Apple shipped more Watches in 2019 than the entire Swiss watch industry combined

Data by Strategy Analytics claims Apple shipped 36% more Watches than a year earlier

(Image credit: Apple)

The Apple Watch shipped more units than the entire Swiss watch industry in 2019, according to data released this week by Strategy Analytics.

Although Apple itself doesn’t reveal the exact figures, the research company believes it shipped 31 million examples of the Watch in 2019, representing a massive 36% gain on 2018.

That surge in demand is no doubt thanks to the new Apple Watch Series 5 and its always-on display, but also because the Apple Watch Series 3, still one of the best smartwatches on the market, now costs from just £199.

Meanwhile, the entire Swiss watch industry managed 21.1 million shipments in 2019, which was 13% down on the previous year. The Swiss industry includes luxury giants like Rolex and Omega, but also companies which sell lower-priced watches in far greater numbers, like Swatch and Tissot.

Some of the decline suffered by the Swiss industry is due to the months-long protests in Hong Kong, which has hit the retail sector and caused tourism to plummet in what for a decade has been the world’s largest Swiss watch market. It has been reported that Swiss shipments to Hong Kong fell by over 25% through 2019.


Could the era of analogue be coming to an end?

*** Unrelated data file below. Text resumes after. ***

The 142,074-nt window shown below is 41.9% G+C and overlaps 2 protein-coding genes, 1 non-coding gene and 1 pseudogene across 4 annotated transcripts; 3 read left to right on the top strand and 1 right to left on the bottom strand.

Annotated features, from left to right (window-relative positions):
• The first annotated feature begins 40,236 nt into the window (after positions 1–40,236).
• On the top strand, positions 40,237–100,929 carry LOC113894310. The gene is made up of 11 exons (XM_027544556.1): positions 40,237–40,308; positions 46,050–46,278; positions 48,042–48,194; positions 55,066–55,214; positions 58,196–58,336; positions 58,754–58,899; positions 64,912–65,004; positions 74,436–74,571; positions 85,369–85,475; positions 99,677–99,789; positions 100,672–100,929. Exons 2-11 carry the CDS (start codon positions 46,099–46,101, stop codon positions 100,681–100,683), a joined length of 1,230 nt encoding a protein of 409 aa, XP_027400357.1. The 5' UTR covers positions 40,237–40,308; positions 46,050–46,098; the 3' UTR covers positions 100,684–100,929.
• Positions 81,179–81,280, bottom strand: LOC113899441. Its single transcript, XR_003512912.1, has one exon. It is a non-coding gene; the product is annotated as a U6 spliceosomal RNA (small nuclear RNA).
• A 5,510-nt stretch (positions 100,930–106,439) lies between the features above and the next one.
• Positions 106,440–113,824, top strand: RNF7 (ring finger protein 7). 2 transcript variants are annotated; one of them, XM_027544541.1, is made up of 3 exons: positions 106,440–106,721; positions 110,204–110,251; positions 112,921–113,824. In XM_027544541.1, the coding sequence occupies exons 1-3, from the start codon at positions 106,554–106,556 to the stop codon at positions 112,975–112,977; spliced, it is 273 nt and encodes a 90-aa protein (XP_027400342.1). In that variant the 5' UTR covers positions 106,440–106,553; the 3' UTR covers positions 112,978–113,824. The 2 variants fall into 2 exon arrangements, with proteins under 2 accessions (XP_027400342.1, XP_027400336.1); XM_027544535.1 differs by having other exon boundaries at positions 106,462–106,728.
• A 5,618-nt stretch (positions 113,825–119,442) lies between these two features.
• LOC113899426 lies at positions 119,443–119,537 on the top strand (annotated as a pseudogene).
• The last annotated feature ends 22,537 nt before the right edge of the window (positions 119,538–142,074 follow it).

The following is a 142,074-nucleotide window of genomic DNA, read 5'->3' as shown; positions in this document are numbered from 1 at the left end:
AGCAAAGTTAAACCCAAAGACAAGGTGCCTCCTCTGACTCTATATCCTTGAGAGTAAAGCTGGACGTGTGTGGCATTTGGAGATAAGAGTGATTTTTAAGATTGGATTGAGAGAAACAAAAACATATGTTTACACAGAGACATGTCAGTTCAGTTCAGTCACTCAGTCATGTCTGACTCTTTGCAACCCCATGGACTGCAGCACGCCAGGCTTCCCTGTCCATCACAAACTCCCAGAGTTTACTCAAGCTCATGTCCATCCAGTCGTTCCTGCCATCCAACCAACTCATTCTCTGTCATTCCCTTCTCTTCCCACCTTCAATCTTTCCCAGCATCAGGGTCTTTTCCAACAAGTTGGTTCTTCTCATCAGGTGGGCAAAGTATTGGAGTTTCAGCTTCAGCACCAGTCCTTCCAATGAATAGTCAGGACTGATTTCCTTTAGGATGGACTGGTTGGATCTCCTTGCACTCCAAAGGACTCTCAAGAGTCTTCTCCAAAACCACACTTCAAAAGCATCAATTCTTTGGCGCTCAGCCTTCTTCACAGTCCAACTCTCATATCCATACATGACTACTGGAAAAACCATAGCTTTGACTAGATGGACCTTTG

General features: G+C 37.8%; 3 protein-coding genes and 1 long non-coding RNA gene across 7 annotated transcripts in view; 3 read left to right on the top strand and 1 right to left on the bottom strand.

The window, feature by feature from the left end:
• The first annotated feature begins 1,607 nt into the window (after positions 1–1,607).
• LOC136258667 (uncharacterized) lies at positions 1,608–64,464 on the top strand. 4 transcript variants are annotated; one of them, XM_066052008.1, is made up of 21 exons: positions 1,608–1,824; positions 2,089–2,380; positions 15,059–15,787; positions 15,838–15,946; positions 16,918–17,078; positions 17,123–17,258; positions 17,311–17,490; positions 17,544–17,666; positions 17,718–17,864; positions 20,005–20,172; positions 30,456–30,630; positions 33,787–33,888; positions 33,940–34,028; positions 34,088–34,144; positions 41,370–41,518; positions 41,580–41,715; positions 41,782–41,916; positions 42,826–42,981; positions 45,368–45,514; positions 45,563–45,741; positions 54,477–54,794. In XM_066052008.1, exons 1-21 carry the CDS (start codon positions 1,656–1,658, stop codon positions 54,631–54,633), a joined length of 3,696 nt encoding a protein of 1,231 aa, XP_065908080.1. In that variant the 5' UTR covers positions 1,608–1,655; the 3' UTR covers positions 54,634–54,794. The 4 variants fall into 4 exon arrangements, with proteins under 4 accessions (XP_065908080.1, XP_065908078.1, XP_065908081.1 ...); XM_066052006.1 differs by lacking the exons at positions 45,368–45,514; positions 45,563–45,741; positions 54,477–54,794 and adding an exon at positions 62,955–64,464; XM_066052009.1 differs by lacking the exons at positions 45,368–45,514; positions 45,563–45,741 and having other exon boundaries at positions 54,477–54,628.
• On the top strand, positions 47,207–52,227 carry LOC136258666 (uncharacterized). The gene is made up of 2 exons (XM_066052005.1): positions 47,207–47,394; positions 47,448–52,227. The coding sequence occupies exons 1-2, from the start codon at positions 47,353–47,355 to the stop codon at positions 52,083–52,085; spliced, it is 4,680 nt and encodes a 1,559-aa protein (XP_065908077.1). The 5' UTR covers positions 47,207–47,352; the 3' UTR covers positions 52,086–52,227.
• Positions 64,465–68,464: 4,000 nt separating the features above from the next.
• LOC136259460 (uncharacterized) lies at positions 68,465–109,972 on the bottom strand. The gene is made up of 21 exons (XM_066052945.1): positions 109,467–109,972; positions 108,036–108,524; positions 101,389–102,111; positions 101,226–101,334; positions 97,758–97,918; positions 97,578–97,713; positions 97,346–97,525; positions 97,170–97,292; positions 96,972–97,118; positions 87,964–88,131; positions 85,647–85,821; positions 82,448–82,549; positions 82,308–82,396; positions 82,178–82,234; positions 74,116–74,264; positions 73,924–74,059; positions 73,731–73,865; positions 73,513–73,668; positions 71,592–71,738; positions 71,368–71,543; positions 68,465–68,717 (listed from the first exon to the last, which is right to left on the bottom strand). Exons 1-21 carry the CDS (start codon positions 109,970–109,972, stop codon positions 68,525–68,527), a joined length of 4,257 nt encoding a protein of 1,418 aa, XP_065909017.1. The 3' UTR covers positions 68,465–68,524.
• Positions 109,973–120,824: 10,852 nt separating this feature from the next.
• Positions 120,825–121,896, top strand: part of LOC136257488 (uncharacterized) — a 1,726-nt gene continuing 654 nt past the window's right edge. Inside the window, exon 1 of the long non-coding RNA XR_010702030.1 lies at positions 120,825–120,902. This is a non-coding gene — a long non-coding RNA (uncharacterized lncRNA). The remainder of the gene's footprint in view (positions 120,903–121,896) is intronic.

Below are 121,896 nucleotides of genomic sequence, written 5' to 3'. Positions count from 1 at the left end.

(Image credit: Rolex)

Analyst Steven Waltzer of Strategy Analytics said: “Traditional Swiss watchmakers, like Swatch and Tissot, are losing the smartwatch wars. Apple Watch is delivering a better product through deeper retail channels and appealing to younger consumers who increasingly want digital wrist wear. The window for Swiss watch brands to make an impact in smartwatches is closing.”

It is unlikely that Switzerland is fearful of a repeat of the Quartz Crisis of the 1970s, which decimated the industry due to low-priced Japanese watches with accurate Quartz movements stealing sales, but Apple’s success cannot be understated.

It is likely that both industries - smartwatches and traditional timepieces - can live harmoniously, but for now it is the lower-priced, feature-filled former that is proving more popular (and increasingly so) than the traditional and generally pricier latter.

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Alistair Charlton

Alistair is a freelance automotive and technology journalist. He has bylines on esteemed sites such as the BBC, Forbes, TechRadar, and of best of all, T3, where he covers topics ranging from classic cars and men's lifestyle, to smart home technology, phones, electric cars, autonomy, Swiss watches, and much more besides. He is an experienced journalist, writing news, features, interviews and product reviews. If that didn't make him busy enough, he is also the co-host of the AutoChat podcast.